By James Bloodworth

For around three months last year I had my very own Twitter stalker. After a while I went to the police about it and they eventually sorted it out. The perpetrator received a visit from their local constabulary and had the option of signing a letter saying that they would either a) stop contacting me or b) receive a charge of some sort. Twitter also suspended their main account; though another account with a fake name immediately sprang up, as they invariably do.

An admission like this is probably enough to get me shunned in some quarters as a representative of 'generation snowflake'. It will no doubt be said that I am 'addicted to victimhood' and ought probably to 'man-up'. It's just a question of free speech after all, right?

Yet there is a clear difference between the free voicing of an opinion and the online harassment of people you don't like (or perhaps do like but the feeling isn't reciprocated). Let me make this a little clearer in the context of my own experience. My harasser was a person I once vaguely knew at university. A classmate – no more, no less. An appearance by me on television last year seemingly flipped a switch in her head. By the time I returned home from the studio the abusive tweets had started. Fine, I initially thought; that's what the block button is for. But it carried on – multiplying until I was being bombarded by hundreds of Tweets a day: some threatening, most just utterly deranged. The most unsettling were those where she threatened to turn up at my house, or where she tagged influential tweeters into the one-way conversation in an attempt to get them to retweet malicious lies about me and bring the mob down on my head.

Plenty of people have it worse. A spectre is haunting Twitter – the spectre of trolls harassing people under the phoney guise of 'free speech'. The targets of the very worst online harassment are often women and people of colour – it gives the bilious mob one more thing to latch on to. This week the Ghostbuster's actress Leslie Jones was on the receiving end of vitriol – racism and sexism as well as fake accounts purporting to be Jones herself. As a consequence, Jones left Twitter and the provocateur Milo Yiannopoulos, doyen of the Alt-right, was banned for allegedly helping to incite the mob against Jones. For all its rallying against 'victim culture', the Alt-right was quick to accuse Twitter of 'fascism' against him.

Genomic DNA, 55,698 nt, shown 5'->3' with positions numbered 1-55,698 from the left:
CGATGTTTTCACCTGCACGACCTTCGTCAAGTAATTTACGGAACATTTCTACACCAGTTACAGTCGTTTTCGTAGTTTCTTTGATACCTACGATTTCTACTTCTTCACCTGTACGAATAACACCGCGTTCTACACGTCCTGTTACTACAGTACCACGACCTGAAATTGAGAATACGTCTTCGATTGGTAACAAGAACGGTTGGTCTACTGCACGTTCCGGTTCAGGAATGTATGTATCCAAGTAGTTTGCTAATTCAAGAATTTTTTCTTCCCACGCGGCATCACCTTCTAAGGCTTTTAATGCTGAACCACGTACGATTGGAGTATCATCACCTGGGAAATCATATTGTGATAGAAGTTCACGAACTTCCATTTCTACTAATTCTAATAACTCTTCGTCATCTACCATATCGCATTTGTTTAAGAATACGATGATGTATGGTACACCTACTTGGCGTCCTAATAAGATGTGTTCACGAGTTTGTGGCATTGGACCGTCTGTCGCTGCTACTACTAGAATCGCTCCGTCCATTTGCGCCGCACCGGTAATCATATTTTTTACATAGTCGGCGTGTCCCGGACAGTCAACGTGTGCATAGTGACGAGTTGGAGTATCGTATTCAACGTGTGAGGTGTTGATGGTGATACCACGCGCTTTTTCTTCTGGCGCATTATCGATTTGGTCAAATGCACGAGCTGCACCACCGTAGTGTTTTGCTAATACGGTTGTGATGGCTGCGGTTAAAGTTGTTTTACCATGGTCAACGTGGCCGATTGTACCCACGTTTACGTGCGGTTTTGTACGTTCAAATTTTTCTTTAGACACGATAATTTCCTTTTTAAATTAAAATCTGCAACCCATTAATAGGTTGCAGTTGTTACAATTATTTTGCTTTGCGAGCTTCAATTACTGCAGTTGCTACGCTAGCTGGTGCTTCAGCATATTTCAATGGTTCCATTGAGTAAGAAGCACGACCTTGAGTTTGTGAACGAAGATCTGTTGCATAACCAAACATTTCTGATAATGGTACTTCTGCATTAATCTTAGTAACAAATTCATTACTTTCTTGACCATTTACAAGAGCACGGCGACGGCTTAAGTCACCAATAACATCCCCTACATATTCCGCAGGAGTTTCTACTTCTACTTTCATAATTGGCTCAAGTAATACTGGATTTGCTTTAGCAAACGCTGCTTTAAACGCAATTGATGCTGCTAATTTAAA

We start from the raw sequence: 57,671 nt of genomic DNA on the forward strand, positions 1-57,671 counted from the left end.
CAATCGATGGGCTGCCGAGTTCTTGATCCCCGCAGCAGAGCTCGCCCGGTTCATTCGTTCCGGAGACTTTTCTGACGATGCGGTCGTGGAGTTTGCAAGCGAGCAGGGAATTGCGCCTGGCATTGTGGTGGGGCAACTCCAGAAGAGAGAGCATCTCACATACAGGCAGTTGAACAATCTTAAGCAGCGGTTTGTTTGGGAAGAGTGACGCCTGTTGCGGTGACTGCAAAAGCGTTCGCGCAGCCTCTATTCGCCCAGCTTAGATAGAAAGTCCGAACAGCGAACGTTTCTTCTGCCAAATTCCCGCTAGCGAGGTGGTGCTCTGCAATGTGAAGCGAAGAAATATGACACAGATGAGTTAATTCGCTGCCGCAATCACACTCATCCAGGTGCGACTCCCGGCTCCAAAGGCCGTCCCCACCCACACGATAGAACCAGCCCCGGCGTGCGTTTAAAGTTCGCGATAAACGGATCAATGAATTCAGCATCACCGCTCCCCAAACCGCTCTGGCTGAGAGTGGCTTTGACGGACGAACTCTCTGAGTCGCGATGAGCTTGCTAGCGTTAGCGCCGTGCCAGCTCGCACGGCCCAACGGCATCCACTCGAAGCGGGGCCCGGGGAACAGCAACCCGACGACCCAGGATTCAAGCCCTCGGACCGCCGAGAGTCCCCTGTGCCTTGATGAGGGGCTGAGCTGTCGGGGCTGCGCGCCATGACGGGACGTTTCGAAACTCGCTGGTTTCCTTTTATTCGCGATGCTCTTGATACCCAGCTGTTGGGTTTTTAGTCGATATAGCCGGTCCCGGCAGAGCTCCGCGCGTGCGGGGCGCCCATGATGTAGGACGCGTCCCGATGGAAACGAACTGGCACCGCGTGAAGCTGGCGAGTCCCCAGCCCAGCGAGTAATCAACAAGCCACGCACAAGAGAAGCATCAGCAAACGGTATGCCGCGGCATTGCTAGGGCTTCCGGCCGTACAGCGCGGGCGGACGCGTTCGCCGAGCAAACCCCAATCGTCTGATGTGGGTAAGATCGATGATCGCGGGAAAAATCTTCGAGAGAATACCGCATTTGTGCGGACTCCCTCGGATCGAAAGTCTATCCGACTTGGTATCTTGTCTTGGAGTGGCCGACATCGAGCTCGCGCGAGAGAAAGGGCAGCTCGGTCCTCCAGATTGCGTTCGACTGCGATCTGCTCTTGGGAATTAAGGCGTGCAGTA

There are clearly several things going on here. On the one hand the Internet has made it easier to highlight racism, sexism and other social ills, call them out and show a kind of collective outrage about it. This was demonstrated by the encouraging online response to the Sun Columnist Kelvin MacKenzie's wretched piece earlier this week conflating the Channel 4 News journalist Fatima Manji’s decision to wear a hijab with terrorism. MacKenzie's column resulted in 1,400 complaints to the press regulator, many of which were undoubtedly prompted by disapproving shares of the offending article on social networks. Social media can be meritocratic as well as meretricious.

But the Internet can also be a propitious environment for those who wish to shower people they don't like in vitriol while hiding in the cloak of online anonymity. Added to this is the sense that if you can say something then you should say it. Whereas once the halfwit who believed in 'The End Times' would merely holler about it in Trafalgar Square, they now have a broadband connection and become part of wider networks of people who convince each other their opinions are valid and rational. The result isn't so much the democratic commons as what the novelist Martin Amis refers to as modernity's 'parity of ego': the amateur social media critic carries about with him the delusion that his angry denunciations carry equal weight to the work he is bloviating about. It's all rather a good advert against that most overrated of ideas: direct democracy – the silly notion that encouraging everyone to shout as loudly as they can won't result in the domination of the weak by the strong (or by those who are able to effectively bamboozle the majority).

I don't in any sense wish to downplay the importance of free speech to a healthy democratic society – there are enough idiots doing that already. Nor do I wish to trot out the line promulgated by some that anything vaguely upsetting or offensive to a religion or ideology is in some sense an 'abuse’'of free speech. Any defence of free speech is robust and uncompromising or it is meaningless.

But there is a clear difference between free speech and targeted harassment. We recognise the distinction offline and it is important to grasp the difference online as well. Free speech is a worthy defence for many things, but it shouldn't give carte blanche to the pathetic mob of inadequates who bombard people they don’t like with threats and abuse.

My own experience was one of near constant abuse, defamation and the vaguely threatening undertones inevitably emitted by an angry, unstable person. Hundreds of one-way interactions a day for three long months. You try ignoring all of that. The fact that my tormentor wasn't stood on my doorstep bellowing through the letterbox – or dialling up the house phone – was no comfort at all.

James Bloodworth is the author of The Myth of Meritocracy

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